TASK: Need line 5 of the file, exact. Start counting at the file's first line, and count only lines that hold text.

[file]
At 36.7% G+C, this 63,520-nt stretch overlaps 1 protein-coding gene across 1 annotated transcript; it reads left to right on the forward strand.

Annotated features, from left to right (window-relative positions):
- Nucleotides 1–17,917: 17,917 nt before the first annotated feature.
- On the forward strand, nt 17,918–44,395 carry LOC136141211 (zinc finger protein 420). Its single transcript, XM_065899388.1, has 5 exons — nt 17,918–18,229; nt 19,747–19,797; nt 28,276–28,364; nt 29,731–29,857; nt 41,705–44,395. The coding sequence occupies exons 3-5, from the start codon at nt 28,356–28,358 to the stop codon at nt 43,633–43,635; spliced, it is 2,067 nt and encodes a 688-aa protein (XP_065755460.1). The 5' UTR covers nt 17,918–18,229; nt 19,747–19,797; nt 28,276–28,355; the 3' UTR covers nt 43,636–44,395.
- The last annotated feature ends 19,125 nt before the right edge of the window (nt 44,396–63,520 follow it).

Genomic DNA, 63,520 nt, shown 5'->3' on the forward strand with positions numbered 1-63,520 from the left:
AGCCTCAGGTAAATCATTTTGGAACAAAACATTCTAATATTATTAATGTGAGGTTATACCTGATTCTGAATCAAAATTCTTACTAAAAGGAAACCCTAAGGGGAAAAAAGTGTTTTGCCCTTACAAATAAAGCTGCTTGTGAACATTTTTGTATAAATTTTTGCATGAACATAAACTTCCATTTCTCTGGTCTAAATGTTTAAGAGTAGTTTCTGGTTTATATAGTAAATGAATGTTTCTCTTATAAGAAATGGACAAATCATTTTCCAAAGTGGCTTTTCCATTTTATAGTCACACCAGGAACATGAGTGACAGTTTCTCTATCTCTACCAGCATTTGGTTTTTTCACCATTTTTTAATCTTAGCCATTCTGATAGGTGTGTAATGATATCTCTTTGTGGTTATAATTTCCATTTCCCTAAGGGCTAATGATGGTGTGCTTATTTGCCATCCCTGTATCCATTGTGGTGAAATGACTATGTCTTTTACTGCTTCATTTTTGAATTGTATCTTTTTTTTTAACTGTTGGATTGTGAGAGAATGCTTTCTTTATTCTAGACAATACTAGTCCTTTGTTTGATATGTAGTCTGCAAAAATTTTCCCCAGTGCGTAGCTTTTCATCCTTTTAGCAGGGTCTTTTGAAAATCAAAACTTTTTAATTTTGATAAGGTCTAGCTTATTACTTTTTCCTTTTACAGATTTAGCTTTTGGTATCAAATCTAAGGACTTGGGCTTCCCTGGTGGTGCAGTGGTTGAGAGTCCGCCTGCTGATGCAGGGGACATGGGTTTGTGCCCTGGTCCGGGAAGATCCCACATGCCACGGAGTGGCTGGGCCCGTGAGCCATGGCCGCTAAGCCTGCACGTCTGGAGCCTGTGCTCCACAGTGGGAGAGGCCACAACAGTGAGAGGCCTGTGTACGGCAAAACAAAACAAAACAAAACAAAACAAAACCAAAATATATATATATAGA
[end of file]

- The last annotated feature ends 19,125 nt before the right edge of the window (nt 44,396–63,520 follow it).